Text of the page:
“What Should We Do?”; Luke 3:7-18; December 13, 2015; FPC Holt

“What Should We Do?
Luke 3:7-18
December 13, 2015, First Presbyterian Church of Holt

SLIDE 1 - john-the-baptistJohn the Baptist was a great many things, but subtle was not one of them. From the very first account of John in action we hear of him moving about in his mother’s womb to alert her to the presence of Jesus growing within Mary. And this action is echoed throughout the rest of his life as he is always making a ruckus demanding that people pay attention to the presence of Jesus.

SLIDE 2 - John the baptist with crowd In our text today we hear him confront those who have just been baptized in a very unsubtle way. Keep in mind these are the ones already seeking Christ, who have sought out John specifically so they may be baptized into this new way of being. But John doesn’t want them to use their baptism or God’s grace as an excuse to become complacent. Now that they have this new life they are to bear fruit, they are to thoughtfully and passionately follow the life that God has set before them.

SLIDE 10 - What should we do “What should we do, what should we do, what should we do?” The crowds ask this three times in our passage. It is important to think about why they asked this question.

SLIDE 4 - John and crowdThey were interested in how to live faithfully, how to bear fruit as followers of God. They were probably afraid of the wrath of God, but they seemed equally afraid of separation from this new community of believers that was just beginning to form around the ministry of John the Baptist, and soon, Jesus of Nazareth, the messiah. John tells them that they are not secure in their faith by their religious lineage, their affiliation with Abraham, but rather only by their own individual repentance and seeking to be in right standing with God. This is a faith that required, well, faith.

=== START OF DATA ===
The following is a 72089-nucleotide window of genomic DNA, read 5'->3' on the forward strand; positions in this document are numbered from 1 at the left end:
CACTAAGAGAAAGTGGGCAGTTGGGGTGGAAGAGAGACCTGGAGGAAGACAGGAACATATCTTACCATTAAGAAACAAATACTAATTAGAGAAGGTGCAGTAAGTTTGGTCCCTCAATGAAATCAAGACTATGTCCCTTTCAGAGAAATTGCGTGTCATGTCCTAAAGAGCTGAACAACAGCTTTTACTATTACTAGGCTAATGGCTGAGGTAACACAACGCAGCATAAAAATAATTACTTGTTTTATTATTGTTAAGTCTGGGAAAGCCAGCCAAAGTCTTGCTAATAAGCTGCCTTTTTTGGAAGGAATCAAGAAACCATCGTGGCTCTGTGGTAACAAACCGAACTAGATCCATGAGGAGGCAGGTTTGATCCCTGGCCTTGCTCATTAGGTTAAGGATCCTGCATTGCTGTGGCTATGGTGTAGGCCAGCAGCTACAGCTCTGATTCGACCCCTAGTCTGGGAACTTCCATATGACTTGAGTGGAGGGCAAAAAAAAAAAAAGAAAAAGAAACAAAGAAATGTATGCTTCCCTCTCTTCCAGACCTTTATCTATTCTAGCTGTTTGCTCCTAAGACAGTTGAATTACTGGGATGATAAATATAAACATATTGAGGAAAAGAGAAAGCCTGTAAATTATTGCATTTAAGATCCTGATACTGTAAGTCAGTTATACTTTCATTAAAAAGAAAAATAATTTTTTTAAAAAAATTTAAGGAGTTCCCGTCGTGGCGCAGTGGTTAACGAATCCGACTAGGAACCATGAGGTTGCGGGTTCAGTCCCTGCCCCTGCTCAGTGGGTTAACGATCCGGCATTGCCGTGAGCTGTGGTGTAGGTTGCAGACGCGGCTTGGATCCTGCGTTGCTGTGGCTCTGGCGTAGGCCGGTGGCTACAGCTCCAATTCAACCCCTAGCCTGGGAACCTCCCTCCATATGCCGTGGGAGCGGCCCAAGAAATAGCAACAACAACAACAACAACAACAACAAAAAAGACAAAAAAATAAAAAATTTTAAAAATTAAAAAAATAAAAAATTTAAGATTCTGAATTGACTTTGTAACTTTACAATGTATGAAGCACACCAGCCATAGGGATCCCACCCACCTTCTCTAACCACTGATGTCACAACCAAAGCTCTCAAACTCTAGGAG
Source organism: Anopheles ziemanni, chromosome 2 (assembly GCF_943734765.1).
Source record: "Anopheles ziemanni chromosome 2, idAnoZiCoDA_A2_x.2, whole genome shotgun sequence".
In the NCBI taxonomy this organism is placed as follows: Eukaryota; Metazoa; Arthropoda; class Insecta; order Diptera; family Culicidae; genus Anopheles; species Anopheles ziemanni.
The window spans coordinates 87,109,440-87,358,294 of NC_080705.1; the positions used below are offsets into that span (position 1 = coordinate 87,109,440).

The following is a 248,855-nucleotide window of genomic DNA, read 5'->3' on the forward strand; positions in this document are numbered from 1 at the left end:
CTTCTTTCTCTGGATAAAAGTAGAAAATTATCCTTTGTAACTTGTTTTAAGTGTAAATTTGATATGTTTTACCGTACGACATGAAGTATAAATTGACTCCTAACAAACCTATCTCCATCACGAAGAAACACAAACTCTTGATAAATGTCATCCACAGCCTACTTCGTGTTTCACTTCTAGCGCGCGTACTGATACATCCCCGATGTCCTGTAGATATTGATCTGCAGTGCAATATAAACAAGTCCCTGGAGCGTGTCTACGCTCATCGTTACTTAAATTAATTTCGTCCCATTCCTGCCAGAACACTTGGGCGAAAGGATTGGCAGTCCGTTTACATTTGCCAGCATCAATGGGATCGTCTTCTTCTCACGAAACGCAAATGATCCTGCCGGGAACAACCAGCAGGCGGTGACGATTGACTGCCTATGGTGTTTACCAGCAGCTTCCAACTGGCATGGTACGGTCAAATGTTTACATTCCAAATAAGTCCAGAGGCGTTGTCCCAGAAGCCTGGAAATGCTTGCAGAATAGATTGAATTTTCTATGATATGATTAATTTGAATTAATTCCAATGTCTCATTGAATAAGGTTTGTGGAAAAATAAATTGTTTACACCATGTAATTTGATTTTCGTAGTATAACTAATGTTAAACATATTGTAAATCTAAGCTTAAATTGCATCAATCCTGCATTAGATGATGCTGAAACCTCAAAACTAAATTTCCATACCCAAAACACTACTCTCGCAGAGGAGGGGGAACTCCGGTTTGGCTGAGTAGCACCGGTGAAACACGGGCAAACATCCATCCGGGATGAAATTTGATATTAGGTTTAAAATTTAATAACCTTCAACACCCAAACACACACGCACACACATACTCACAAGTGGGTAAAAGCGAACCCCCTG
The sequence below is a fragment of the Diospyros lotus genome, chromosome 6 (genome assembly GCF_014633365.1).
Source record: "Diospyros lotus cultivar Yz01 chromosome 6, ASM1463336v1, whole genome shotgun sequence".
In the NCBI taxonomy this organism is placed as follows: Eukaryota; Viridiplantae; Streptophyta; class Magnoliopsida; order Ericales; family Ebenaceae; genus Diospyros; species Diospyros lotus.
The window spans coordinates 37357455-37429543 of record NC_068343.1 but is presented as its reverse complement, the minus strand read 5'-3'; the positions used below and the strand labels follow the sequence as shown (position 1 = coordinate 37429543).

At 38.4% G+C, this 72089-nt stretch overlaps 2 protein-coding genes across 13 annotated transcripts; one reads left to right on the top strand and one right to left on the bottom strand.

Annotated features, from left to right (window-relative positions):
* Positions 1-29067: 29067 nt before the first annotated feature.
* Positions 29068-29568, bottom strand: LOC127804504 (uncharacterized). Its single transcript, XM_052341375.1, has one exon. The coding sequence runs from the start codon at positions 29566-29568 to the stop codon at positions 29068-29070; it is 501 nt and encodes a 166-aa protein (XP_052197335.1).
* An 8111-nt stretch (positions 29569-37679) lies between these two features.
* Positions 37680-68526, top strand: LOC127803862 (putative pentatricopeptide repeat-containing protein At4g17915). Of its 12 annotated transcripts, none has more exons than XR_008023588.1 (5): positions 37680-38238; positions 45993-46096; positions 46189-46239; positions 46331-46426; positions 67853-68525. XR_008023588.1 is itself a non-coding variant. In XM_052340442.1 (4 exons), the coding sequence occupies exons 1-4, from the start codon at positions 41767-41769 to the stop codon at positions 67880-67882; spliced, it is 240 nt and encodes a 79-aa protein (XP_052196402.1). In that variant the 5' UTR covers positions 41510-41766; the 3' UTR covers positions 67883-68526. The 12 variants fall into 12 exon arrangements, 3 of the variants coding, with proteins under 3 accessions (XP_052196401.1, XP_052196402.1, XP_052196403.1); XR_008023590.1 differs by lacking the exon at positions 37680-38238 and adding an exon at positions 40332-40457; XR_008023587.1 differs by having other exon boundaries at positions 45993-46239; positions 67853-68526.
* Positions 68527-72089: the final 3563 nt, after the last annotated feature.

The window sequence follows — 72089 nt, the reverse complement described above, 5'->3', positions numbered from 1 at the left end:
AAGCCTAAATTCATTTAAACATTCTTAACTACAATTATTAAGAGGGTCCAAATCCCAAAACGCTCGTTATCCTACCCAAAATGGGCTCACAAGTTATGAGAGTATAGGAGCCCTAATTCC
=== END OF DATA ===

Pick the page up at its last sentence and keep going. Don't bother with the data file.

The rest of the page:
But the action resulting from faith was not just an inward emotion of repentance, it was the lived out action of enacting God’s grace in the context of everyday life. Deciding to follow God this completely requires a change in how we live our lives. It required some serious discernment about what their lives would look like now that they had been so utterly transformed.

SLIDE 5 - Fork in RoadDiscernment is one of those words that we tend to use in pivotal moments in our lives. Figuring out where to go to college, what career path to take, who to marry, all of these decisions are best made with serious discernment. Which means taking the time to figure out what is best, not just financially or logistically, but spiritually. What will bring you deepest joy? How can you best glorify God?

But discernment should not just be limited to those big decisions, rather our understanding of God’s desires for our lives should inform our every action.
SLIDE 6 - Dark and LightThe youth of this church are used to doing “highlights and lowlights,” as a way to reflect on their lives, where they experience joy, and where they experience sadness. In spiritual discipline terms this practice is called “examen.” Another way to look at this is what is life giving and what is depleting? Or what makes you feel closest to God and what makes you feel far away?